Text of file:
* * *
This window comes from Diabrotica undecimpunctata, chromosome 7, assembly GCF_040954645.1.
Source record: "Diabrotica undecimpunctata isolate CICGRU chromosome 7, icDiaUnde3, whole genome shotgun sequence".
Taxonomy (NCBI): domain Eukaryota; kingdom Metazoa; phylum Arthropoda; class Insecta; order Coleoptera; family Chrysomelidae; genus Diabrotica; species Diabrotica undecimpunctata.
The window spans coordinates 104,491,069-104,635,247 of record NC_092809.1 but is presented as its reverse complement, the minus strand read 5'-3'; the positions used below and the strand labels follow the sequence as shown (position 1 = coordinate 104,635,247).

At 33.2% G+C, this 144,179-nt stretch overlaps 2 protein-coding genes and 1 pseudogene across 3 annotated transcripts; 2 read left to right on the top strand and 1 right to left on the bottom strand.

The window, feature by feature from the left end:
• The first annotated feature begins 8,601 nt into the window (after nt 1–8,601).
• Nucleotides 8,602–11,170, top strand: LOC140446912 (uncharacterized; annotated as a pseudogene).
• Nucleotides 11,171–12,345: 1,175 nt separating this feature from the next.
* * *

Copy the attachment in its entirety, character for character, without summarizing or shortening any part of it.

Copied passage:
This window comes from Diabrotica undecimpunctata, chromosome 7, assembly GCF_040954645.1.
Source record: "Diabrotica undecimpunctata isolate CICGRU chromosome 7, icDiaUnde3, whole genome shotgun sequence".
Taxonomy (NCBI): domain Eukaryota; kingdom Metazoa; phylum Arthropoda; class Insecta; order Coleoptera; family Chrysomelidae; genus Diabrotica; species Diabrotica undecimpunctata.
The window spans coordinates 104,491,069-104,635,247 of record NC_092809.1 but is presented as its reverse complement, the minus strand read 5'-3'; the positions used below and the strand labels follow the sequence as shown (position 1 = coordinate 104,635,247).

At 33.2% G+C, this 144,179-nt stretch overlaps 2 protein-coding genes and 1 pseudogene across 3 annotated transcripts; 2 read left to right on the top strand and 1 right to left on the bottom strand.

The window, feature by feature from the left end:
• The first annotated feature begins 8,601 nt into the window (after nt 1–8,601).
• Nucleotides 8,602–11,170, top strand: LOC140446912 (uncharacterized; annotated as a pseudogene).
• Nucleotides 11,171–12,345: 1,175 nt separating this feature from the next.